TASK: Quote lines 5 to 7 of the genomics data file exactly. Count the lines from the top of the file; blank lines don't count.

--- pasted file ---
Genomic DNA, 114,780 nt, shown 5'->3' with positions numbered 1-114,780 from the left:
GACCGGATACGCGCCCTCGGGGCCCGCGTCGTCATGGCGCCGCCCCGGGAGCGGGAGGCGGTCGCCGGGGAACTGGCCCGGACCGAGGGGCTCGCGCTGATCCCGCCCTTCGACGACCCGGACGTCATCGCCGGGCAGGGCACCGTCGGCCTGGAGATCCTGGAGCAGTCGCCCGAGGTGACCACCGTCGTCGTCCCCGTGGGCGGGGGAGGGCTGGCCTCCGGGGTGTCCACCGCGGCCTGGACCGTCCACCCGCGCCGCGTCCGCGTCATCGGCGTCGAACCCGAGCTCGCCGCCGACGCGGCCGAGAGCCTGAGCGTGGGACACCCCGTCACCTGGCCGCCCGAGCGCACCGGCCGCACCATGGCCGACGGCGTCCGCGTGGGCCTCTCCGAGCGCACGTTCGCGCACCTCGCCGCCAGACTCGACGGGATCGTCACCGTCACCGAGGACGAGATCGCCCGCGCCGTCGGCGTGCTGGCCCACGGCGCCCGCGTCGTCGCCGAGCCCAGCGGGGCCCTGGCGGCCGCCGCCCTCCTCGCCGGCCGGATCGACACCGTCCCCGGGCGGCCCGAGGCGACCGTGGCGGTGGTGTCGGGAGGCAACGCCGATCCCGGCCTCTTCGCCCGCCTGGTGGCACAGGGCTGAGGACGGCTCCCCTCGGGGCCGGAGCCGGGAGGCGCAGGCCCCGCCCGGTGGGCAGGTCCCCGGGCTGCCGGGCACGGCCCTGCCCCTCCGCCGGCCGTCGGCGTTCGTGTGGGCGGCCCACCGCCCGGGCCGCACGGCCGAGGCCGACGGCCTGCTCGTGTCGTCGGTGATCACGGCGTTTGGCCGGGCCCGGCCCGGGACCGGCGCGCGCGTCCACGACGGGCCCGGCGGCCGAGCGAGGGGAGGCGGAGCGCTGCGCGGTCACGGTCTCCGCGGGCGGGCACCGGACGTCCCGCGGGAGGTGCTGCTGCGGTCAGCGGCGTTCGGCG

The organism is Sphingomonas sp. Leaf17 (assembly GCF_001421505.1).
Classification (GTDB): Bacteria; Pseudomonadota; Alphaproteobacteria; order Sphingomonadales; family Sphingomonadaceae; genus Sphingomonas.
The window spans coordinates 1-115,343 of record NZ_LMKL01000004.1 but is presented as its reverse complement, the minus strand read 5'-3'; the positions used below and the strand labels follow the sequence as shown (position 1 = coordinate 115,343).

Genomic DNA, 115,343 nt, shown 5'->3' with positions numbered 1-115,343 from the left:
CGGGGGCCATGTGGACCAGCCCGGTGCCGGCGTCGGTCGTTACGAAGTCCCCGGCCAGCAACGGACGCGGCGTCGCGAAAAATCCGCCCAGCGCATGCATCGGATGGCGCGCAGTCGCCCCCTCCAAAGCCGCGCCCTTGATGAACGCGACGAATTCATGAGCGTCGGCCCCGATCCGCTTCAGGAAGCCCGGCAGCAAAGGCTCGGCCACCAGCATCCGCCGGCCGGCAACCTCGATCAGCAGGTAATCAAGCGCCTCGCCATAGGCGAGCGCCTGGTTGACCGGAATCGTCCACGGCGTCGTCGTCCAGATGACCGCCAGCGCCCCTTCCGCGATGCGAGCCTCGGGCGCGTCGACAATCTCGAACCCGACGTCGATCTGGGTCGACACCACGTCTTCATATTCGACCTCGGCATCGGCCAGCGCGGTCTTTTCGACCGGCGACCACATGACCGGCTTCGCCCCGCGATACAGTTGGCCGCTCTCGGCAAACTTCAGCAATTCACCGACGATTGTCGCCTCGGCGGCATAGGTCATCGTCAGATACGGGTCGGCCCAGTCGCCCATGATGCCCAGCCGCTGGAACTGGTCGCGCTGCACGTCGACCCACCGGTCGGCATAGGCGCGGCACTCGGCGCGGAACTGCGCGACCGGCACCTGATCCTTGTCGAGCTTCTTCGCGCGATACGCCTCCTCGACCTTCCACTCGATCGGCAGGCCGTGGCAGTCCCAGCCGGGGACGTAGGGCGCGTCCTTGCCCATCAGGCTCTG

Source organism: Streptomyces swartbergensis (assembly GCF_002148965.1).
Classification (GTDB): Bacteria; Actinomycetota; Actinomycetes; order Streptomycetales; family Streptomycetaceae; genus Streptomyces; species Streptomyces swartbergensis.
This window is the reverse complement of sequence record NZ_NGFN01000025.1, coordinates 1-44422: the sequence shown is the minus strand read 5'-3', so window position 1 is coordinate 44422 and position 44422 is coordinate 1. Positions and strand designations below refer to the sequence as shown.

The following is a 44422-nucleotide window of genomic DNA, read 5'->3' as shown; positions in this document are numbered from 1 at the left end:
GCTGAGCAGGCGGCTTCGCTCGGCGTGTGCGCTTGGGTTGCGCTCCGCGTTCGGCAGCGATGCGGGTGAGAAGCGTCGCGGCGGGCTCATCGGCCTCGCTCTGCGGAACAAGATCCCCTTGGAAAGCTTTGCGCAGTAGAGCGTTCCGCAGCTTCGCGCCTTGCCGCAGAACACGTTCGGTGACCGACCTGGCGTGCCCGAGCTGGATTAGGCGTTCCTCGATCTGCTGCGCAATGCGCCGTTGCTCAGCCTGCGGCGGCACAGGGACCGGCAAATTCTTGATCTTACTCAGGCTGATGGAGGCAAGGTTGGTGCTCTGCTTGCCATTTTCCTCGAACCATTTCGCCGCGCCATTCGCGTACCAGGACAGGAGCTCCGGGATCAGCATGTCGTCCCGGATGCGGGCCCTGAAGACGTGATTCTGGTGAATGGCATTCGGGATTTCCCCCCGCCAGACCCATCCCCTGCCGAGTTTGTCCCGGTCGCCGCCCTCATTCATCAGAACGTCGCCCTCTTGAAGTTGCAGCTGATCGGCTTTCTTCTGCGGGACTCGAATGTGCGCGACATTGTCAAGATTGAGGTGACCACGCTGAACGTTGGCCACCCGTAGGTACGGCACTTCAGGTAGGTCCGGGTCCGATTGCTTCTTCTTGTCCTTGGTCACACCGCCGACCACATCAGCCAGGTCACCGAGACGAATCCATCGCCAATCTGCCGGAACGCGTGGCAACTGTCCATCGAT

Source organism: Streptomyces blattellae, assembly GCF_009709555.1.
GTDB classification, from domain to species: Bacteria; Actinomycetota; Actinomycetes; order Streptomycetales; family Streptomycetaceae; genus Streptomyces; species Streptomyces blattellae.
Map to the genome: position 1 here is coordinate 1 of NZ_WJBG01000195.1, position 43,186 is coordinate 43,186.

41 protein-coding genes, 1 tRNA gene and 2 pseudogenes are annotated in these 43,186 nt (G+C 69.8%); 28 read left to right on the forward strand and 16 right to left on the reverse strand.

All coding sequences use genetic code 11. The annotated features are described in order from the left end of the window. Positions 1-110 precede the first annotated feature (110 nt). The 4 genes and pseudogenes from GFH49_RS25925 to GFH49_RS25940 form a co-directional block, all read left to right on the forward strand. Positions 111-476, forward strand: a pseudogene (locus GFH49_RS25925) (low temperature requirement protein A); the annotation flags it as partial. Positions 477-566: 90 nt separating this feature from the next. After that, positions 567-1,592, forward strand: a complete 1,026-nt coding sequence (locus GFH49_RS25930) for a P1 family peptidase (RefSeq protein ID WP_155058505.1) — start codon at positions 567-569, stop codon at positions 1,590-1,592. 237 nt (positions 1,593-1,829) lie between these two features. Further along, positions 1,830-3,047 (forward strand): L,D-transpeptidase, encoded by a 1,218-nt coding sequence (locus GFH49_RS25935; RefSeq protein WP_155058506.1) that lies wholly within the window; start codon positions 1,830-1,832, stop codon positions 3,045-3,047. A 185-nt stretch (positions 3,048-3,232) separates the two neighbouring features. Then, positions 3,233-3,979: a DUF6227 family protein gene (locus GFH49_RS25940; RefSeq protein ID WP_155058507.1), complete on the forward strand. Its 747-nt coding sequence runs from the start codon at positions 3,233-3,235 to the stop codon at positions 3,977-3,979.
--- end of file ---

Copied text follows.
The window spans coordinates 1-115,343 of record NZ_LMKL01000004.1 but is presented as its reverse complement, the minus strand read 5'-3'; the positions used below and the strand labels follow the sequence as shown (position 1 = coordinate 115,343).

Genomic DNA, 115,343 nt, shown 5'->3' with positions numbered 1-115,343 from the left:
CGGGGGCCATGTGGACCAGCCCGGTGCCGGCGTCGGTCGTTACGAAGTCCCCGGCCAGCAACGGACGCGGCGTCGCGAAAAATCCGCCCAGCGCATGCATCGGATGGCGCGCAGTCGCCCCCTCCAAAGCCGCGCCCTTGATGAACGCGACGAATTCATGAGCGTCGGCCCCGATCCGCTTCAGGAAGCCCGGCAGCAAAGGCTCGGCCACCAGCATCCGCCGGCCGGCAACCTCGATCAGCAGGTAATCAAGCGCCTCGCCATAGGCGAGCGCCTGGTTGACCGGAATCGTCCACGGCGTCGTCGTCCAGATGACCGCCAGCGCCCCTTCCGCGATGCGAGCCTCGGGCGCGTCGACAATCTCGAACCCGACGTCGATCTGGGTCGACACCACGTCTTCATATTCGACCTCGGCATCGGCCAGCGCGGTCTTTTCGACCGGCGACCACATGACCGGCTTCGCCCCGCGATACAGTTGGCCGCTCTCGGCAAACTTCAGCAATTCACCGACGATTGTCGCCTCGGCGGCATAGGTCATCGTCAGATACGGGTCGGCCCAGTCGCCCATGATGCCCAGCCGCTGGAACTGGTCGCGCTGCACGTCGACCCACCGGTCGGCATAGGCGCGGCACTCGGCGCGGAACTGCGCGACCGGCACCTGATCCTTGTCGAGCTTCTTCGCGCGATACGCCTCCTCGACCTTCCACTCGATCGGCAGGCCGTGGCAGTCCCAGCCGGGGACGTAGGGCGCGTCCTTGCCCATCAGGCTCTG